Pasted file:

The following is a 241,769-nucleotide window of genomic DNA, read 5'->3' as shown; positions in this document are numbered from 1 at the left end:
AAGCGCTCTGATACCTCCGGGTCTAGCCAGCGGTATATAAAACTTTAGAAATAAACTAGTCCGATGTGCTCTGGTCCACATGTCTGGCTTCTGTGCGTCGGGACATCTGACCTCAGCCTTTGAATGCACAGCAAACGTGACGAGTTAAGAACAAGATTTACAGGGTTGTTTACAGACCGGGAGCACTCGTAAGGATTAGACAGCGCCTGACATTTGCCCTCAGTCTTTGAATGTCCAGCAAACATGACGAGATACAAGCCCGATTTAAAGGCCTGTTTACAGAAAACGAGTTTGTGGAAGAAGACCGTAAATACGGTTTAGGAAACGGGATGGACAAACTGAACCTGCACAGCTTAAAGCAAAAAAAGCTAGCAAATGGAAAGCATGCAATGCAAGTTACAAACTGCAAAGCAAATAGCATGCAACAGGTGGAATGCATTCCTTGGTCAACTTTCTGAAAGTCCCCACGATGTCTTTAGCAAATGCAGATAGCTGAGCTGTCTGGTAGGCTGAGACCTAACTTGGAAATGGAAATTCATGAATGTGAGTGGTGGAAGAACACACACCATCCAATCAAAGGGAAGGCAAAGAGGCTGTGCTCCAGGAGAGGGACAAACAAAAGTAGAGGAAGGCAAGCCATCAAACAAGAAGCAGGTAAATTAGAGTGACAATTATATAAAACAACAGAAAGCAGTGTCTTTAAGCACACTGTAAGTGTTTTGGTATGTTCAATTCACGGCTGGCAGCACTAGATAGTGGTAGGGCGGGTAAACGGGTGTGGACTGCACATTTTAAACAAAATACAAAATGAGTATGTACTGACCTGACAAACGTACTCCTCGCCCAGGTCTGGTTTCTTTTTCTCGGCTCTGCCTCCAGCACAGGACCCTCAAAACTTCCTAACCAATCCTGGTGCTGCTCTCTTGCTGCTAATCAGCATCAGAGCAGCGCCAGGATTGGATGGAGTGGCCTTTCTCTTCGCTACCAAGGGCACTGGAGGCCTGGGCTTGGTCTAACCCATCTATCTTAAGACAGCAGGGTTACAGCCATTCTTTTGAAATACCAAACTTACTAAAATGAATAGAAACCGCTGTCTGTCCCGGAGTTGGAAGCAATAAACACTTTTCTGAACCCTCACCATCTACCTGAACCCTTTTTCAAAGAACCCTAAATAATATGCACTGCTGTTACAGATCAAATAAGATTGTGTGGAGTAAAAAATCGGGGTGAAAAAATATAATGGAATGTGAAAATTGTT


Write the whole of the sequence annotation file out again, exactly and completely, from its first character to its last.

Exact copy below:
The following is a 241,769-nucleotide window of genomic DNA, read 5'->3' as shown; positions in this document are numbered from 1 at the left end:
AAGCGCTCTGATACCTCCGGGTCTAGCCAGCGGTATATAAAACTTTAGAAATAAACTAGTCCGATGTGCTCTGGTCCACATGTCTGGCTTCTGTGCGTCGGGACATCTGACCTCAGCCTTTGAATGCACAGCAAACGTGACGAGTTAAGAACAAGATTTACAGGGTTGTTTACAGACCGGGAGCACTCGTAAGGATTAGACAGCGCCTGACATTTGCCCTCAGTCTTTGAATGTCCAGCAAACATGACGAGATACAAGCCCGATTTAAAGGCCTGTTTACAGAAAACGAGTTTGTGGAAGAAGACCGTAAATACGGTTTAGGAAACGGGATGGACAAACTGAACCTGCACAGCTTAAAGCAAAAAAAGCTAGCAAATGGAAAGCATGCAATGCAAGTTACAAACTGCAAAGCAAATAGCATGCAACAGGTGGAATGCATTCCTTGGTCAACTTTCTGAAAGTCCCCACGATGTCTTTAGCAAATGCAGATAGCTGAGCTGTCTGGTAGGCTGAGACCTAACTTGGAAATGGAAATTCATGAATGTGAGTGGTGGAAGAACACACACCATCCAATCAAAGGGAAGGCAAAGAGGCTGTGCTCCAGGAGAGGGACAAACAAAAGTAGAGGAAGGCAAGCCATCAAACAAGAAGCAGGTAAATTAGAGTGACAATTATATAAAACAACAGAAAGCAGTGTCTTTAAGCACACTGTAAGTGTTTTGGTATGTTCAATTCACGGCTGGCAGCACTAGATAGTGGTAGGGCGGGTAAACGGGTGTGGACTGCACATTTTAAACAAAATACAAAATGAGTATGTACTGACCTGACAAACGTACTCCTCGCCCAGGTCTGGTTTCTTTTTCTCGGCTCTGCCTCCAGCACAGGACCCTCAAAACTTCCTAACCAATCCTGGTGCTGCTCTCTTGCTGCTAATCAGCATCAGAGCAGCGCCAGGATTGGATGGAGTGGCCTTTCTCTTCGCTACCAAGGGCACTGGAGGCCTGGGCTTGGTCTAACCCATCTATCTTAAGACAGCAGGGTTACAGCCATTCTTTTGAAATACCAAACTTACTAAAATGAATAGAAACCGCTGTCTGTCCCGGAGTTGGAAGCAATAAACACTTTTCTGAACCCTCACCATCTACCTGAACCCTTTTTCAAAGAACCCTAAATAATATGCACTGCTGTTACAGATCAAATAAGATTGTGTGGAGTAAAAAATCGGGGTGAAAAAATATAATGGAATGTGAAAATTGTT